Developers behind the /e/ operating system, /e/OS, have announced major upgrades to the new version of the software.
/e/OS is focused on data privacy and is designed to offer alternatives to Apple and Google’s mobile operating systems that are either fully or partially proprietary. The latest upgrades aim to extend the use of two models of Samsung Galaxy devices, S9 and S9+, and the main goal this time is to contribute to preventing unnecessary creation of e-waste – which in 2018 alone reached 50 million tons.
Additional support will continue to be provided for these phones until 2023 at least, a blog post said.
At the same time, the post revealed that in addition to the pair of 4-year-old phones, 6-year-old Samsung Galaxy S7, S7 Edge and the 5-year-old Samsung Galaxy S8 could also receive the same upgrade later.
The upgrades that are now being rolled out will see /e/OS transition from Android Open Source Project (AOSP) 8 to AOSP 10 with a simple update, the post said, noting that this version brings with it new features of the operating system, as well as the latest security patches.
The main purpose of the upgrades is to make sure the mobile devices can be used past the phone manufacturer’s deliberate limitations, forced by discontinuing Android updates. This prompts consumers to buy new devices despite the fact those they already have may be perfectly usable.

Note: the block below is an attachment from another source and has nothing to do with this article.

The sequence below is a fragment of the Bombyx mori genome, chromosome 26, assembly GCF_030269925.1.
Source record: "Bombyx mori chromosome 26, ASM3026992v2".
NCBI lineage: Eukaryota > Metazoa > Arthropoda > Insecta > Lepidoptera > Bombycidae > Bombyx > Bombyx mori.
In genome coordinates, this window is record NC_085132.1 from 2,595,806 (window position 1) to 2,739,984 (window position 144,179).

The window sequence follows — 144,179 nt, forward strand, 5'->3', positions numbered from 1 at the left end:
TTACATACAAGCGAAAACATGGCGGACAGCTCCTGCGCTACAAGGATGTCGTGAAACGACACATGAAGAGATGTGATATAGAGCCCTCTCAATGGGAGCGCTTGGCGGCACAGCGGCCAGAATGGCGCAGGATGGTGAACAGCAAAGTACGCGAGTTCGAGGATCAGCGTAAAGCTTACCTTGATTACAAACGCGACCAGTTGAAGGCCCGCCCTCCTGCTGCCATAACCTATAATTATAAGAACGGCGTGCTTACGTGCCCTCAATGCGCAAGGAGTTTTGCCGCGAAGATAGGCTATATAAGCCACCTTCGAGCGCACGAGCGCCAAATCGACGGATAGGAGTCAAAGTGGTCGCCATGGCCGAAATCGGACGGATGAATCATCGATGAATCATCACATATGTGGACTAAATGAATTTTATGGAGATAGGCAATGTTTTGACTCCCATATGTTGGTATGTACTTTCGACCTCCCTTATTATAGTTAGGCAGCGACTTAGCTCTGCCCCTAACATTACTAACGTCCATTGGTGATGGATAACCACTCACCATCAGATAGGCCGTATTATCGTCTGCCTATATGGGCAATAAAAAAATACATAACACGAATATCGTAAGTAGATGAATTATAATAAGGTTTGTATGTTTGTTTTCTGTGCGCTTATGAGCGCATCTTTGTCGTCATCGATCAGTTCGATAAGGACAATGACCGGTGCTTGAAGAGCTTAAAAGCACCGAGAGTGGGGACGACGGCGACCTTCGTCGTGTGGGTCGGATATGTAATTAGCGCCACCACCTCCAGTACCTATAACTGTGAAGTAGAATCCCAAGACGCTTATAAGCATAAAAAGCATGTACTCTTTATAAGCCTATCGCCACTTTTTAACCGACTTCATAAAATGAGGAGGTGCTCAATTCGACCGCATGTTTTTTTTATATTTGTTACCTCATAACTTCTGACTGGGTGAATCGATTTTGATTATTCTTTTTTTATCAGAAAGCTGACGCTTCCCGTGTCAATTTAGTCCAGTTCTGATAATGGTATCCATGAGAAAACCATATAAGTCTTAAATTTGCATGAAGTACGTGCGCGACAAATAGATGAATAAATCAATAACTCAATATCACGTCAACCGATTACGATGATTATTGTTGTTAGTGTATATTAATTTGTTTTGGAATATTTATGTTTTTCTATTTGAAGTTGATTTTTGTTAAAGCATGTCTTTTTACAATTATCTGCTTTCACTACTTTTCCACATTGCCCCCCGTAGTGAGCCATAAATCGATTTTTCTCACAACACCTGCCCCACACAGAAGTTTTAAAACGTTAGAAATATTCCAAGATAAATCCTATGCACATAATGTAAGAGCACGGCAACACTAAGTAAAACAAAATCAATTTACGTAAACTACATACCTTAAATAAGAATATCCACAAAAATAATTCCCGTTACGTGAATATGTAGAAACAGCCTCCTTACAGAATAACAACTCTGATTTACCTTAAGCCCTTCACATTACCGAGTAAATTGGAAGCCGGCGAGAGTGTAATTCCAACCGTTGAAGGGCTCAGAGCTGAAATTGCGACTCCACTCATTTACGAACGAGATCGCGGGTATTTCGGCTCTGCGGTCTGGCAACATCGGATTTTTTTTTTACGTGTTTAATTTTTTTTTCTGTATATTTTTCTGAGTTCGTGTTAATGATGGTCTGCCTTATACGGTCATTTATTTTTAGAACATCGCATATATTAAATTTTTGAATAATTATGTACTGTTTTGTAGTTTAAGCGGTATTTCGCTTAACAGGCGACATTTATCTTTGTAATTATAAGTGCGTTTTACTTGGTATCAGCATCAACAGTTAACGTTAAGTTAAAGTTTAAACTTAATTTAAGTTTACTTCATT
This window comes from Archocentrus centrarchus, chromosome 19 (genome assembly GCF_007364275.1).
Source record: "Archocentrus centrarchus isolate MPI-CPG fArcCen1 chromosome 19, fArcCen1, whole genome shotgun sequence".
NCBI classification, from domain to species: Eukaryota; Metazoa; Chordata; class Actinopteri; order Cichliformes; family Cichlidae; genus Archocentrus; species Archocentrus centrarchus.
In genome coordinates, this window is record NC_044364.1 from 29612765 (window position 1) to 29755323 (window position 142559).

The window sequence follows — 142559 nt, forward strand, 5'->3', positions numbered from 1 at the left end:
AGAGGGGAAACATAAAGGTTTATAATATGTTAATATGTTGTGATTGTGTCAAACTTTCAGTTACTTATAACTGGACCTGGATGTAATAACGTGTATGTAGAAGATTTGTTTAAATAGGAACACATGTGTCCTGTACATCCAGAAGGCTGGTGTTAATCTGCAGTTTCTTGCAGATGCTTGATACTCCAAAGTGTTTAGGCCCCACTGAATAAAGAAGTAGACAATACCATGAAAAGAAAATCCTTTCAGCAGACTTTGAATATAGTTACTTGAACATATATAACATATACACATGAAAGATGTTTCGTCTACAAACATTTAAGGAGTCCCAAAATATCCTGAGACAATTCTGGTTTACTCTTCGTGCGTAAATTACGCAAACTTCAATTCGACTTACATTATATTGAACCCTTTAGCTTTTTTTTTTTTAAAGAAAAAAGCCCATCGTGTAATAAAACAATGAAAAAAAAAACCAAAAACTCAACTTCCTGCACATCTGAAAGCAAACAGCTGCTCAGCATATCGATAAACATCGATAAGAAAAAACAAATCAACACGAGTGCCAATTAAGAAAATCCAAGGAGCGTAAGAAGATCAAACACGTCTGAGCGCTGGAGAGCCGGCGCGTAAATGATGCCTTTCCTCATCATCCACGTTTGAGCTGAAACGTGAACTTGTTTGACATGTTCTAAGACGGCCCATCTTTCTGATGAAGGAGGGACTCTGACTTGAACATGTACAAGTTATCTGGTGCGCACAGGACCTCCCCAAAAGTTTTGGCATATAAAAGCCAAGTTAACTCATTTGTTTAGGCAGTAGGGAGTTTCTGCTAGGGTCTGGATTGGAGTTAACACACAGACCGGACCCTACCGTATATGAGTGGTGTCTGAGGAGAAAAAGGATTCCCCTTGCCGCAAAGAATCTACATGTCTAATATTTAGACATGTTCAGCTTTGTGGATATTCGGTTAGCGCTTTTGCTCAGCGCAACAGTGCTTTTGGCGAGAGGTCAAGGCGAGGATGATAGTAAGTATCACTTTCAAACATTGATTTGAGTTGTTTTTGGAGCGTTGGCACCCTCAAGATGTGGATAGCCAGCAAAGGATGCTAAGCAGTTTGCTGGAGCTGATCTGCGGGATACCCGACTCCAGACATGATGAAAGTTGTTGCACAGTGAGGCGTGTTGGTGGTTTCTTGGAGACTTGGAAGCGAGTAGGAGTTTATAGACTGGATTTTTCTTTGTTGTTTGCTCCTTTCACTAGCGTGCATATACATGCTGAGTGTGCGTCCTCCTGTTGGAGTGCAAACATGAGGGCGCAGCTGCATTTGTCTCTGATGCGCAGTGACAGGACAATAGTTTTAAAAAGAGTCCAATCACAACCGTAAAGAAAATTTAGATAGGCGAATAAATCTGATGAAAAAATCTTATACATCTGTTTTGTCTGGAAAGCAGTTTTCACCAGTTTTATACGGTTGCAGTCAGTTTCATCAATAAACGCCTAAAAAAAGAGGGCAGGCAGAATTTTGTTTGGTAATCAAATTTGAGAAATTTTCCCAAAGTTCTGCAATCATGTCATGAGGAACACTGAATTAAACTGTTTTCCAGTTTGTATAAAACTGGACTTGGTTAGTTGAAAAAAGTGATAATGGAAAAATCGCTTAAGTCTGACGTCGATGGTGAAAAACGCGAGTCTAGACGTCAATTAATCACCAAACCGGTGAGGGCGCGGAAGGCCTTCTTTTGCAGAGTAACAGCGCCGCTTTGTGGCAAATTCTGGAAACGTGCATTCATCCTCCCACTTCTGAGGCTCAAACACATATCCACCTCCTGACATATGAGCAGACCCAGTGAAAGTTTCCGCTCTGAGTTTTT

Referring to this practice as planned obsolesce that “encourages” people to buy new phones every two or three years, those behind /e/OS stress that their intent is to counter it by pushing upgrades that give a new lease on life to devices like Galaxy S9 and S9+.
The business model of purposefully crippling security and usability of phones and tablets by cutting off upgrades – practiced both by Android manufacturers and by Apple – has the consequence of creating “an environmental disaster” – since only 20% of discarded devices are recycled, said the blog post.
/e/OS is developed by a foundation that states its goal is to create technology that respects user privacy and is accessible to everyone – thus trying to reverse the trend of phones becoming surveillance devices, where the interests of the advertising market and governments are put above those of users.
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